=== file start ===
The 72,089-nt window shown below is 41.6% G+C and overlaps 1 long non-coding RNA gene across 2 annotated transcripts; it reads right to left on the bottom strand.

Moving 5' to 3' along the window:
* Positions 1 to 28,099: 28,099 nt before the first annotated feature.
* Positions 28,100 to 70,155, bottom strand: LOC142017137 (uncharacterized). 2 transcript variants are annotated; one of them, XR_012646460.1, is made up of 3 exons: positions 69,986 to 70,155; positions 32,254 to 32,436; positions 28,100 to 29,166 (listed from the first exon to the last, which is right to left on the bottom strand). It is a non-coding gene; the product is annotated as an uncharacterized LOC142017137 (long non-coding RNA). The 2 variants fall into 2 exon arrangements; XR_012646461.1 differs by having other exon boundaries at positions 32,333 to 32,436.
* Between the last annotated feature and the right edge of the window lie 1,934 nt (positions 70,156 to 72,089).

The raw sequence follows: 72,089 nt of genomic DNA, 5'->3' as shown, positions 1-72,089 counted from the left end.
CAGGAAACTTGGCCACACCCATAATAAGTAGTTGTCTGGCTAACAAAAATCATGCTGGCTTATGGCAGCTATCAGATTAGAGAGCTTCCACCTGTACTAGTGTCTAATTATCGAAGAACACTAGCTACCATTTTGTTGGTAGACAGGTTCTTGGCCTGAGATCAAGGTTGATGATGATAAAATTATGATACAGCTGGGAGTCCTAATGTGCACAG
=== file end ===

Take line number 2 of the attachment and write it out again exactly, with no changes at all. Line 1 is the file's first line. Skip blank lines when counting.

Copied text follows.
Moving 5' to 3' along the window: